This week, I’d like to write about something that’s been on my mind for the last month since I quit my job (and pretty much every transition point in my life over the last 15 or so years – and if you’re anything like me, your life will be full of these stages and transitions). When I look back over my life, I’ve often gone from one thing straight into another, especially when it comes to work, without taking any time to stop and think about where my life has got to, or the things that I’ve accomplished to that point.
I suppose this could be called human punctuation: taking a pause at the appropriate place to enhance the perception of meaning in our lives.
What do I mean by taking a pause? It might be easier to describe what I don’t do, and what most of us neglect in our lives. Typically, when there’s a transition point in my life, I rush up to it, making sure that I’ve done everything I needed to do to prepare for it (e.g., changing jobs, moving house, taking a holiday), and then I go straight into the next thing (which usually takes up a lot of effort and energy) and emerge a few weeks or months later tired and a little deflated. All the work that I’d done in the last phase seems to simply carry over into the next without a sense of, well, punctuation…
So what can human punctuation entail? I’m not sure I have the answer to this, because it’s something that’s only just taking form for me. But from my perspective, I think it means stopping, even if it’s for a few days, to catalogue our achievements over the last few months or years, to recognise what we’ve been able to do, to identify how we’ve learned or changed or grown, to highlight the areas that we didn’t do at all well and could be improved on and then, most importantly, to stop and experience the downtime between these life events, rather than simply filling it with mental planning and projecting ourselves into a future that hasn’t happened yet. I’ve talked a fair bit about mindfulness in previous posts (and will be writing a dummies guide to mindfulness soon), but if ever there was an appropriate time to be “mindful” of your experiences and surroundings, it’s between major life events.
There are probably two main reasons we don’t punctuate our lives regularly or adequately. The fist is the age-old excuse that most of us trundle out to justify not doing pretty much anything: “I don’t have the time…” It’s a pretty sad excuse, but one that often dominates our lives. It’s also pretty thin when we take into account all the time and energy we expend preparing for change and getting ready for transitions – so much, in fact, that we don’t have any left for experiencing the transition itself.
The second reason, strongly tied to the first, is that we often don’t believe that we’ve done anything that justifies such an introspective moment. This isn’t our fault – it’s a societal impetus that’s programmed into most of us from birth. In the west it’s sometimes labelled as “work ethic” (or the protestant work ethic), and it basically says that we have to work our arses off for reasons we don’t understand, and without pause or deliberation. It says that work is all that’s important (not whether the work is meaningful or fulfilling), and that taking time for self-development or introspection is self-centred, meaningless, and a waste of time. It’s hard not to listen to this programming – society values “hard work” and looks down its nose at anything that could be labelled indolence. Thus, taking time to consider your life, to experience the mechanisms of change, and to take a pause between bouts of societally-approved function is not considered valuable to society and, by extension and programming, to ourselves.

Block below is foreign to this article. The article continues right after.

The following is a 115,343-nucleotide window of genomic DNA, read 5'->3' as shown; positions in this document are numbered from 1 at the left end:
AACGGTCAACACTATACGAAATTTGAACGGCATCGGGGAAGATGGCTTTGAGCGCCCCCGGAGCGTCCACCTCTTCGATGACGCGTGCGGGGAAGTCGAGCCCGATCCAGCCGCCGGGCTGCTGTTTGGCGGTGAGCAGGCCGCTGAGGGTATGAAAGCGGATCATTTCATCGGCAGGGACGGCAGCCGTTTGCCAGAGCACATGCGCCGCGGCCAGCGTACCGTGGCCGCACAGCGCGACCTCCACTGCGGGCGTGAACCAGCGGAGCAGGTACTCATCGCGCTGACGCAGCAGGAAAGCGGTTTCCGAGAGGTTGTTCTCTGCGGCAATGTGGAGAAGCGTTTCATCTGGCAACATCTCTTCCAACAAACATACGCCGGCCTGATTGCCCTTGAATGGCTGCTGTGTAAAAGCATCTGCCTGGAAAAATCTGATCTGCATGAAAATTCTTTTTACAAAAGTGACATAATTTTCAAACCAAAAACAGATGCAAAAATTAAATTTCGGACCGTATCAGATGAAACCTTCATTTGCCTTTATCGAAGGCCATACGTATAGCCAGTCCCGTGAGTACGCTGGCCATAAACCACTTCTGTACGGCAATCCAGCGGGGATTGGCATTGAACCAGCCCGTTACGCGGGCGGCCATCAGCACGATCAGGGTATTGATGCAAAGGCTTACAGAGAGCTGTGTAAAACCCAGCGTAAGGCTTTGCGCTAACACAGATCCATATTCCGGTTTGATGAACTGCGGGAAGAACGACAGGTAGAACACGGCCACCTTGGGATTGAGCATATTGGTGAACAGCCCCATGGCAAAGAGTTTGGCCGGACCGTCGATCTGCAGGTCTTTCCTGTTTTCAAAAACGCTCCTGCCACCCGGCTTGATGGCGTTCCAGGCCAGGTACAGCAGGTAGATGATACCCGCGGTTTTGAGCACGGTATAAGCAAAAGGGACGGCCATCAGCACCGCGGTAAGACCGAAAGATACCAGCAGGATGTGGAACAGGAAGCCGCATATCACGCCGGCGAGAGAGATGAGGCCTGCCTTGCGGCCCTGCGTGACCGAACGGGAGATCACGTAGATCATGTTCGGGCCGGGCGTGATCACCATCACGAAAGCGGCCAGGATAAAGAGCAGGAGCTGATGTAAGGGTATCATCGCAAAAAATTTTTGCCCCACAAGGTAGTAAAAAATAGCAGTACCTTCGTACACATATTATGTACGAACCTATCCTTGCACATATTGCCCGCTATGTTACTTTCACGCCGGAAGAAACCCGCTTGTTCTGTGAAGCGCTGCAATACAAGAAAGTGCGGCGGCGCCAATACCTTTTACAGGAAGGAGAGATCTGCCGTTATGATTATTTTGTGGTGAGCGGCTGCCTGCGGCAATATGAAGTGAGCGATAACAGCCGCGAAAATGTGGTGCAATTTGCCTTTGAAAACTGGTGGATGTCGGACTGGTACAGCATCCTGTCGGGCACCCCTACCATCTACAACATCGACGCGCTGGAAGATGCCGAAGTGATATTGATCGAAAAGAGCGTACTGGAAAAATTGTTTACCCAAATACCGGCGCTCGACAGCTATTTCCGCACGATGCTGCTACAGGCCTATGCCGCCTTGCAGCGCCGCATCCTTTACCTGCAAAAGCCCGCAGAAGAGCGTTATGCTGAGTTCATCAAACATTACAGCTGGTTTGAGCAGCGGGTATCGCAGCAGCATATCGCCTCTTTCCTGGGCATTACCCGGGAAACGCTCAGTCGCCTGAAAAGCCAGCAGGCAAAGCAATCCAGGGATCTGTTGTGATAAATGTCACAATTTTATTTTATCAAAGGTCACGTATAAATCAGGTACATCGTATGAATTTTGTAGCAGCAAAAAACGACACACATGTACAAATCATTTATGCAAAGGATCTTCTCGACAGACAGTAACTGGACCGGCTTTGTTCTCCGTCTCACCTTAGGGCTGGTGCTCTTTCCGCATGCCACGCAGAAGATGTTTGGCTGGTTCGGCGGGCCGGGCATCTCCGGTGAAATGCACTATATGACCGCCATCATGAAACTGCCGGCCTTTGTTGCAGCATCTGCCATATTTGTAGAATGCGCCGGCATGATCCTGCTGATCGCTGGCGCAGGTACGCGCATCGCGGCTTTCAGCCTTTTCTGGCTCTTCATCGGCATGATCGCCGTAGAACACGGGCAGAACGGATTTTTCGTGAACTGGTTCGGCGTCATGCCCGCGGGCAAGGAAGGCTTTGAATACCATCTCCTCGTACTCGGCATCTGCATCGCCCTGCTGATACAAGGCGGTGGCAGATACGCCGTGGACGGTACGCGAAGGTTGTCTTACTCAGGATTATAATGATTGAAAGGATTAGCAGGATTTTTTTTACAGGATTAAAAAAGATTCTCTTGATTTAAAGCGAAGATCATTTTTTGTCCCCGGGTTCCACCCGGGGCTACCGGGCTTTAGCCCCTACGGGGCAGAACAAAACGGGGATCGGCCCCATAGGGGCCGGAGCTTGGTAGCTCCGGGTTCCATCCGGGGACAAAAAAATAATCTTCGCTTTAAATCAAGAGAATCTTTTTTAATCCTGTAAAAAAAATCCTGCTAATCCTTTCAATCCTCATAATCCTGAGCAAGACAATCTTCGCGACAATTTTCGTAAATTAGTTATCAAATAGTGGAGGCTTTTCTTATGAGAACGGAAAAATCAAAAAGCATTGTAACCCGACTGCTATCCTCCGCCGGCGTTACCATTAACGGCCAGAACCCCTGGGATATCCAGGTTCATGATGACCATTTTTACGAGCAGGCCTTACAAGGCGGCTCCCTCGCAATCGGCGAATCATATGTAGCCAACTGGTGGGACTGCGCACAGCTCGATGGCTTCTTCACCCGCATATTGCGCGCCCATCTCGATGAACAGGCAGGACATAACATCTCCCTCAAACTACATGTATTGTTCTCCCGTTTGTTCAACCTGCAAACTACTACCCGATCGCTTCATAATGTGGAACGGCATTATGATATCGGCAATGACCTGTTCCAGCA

Linked to this notion of self-sacrifice for the greater good, is the lack of consideration given to what we’ve achieved. Because introspection is often considered synonymous with idleness or, at the very least, self-centred (nonproductive) behaviour, we avoid it and feel guilty when we get stuck in introspective traps (when you mind keeps prattling on and on and just won’t shut up or let go). So we don’t take the time to celebrate our achievements, to identify our successes, or to recognise the time when we don’t need to achieve or be successful, simply to be for a little while.
Of course, this discussion begs the question: why bother taking pauses? Why not just keep up the momentum?
Put simply, we’re crap at simply being. We’re great at doing. We’re programmed to do, and be damned good at it. We’re excellent at trying and giving it our all.
But when we stop for a little while we have a chance to cleanse our existential palette, kind of a sorbet for the soul. This gives us a chance to move to the next stage in our lives with some freshness, rather than just doing the same thing in a different environment. Equally importantly, it allows us to move forward with some purpose. I’ve talked quite a bit already about the importance of understanding and acting on our values (here). If we take the time between the major events in our lives to reconsider what’s important to us, we’re better able to make important choices as to how we can and will live our lives. These choices need to focus around values congruent behaviours: acting in line with what’s important and meaningful to us.
Punctuation: it’s how we learn to be human rather than drones.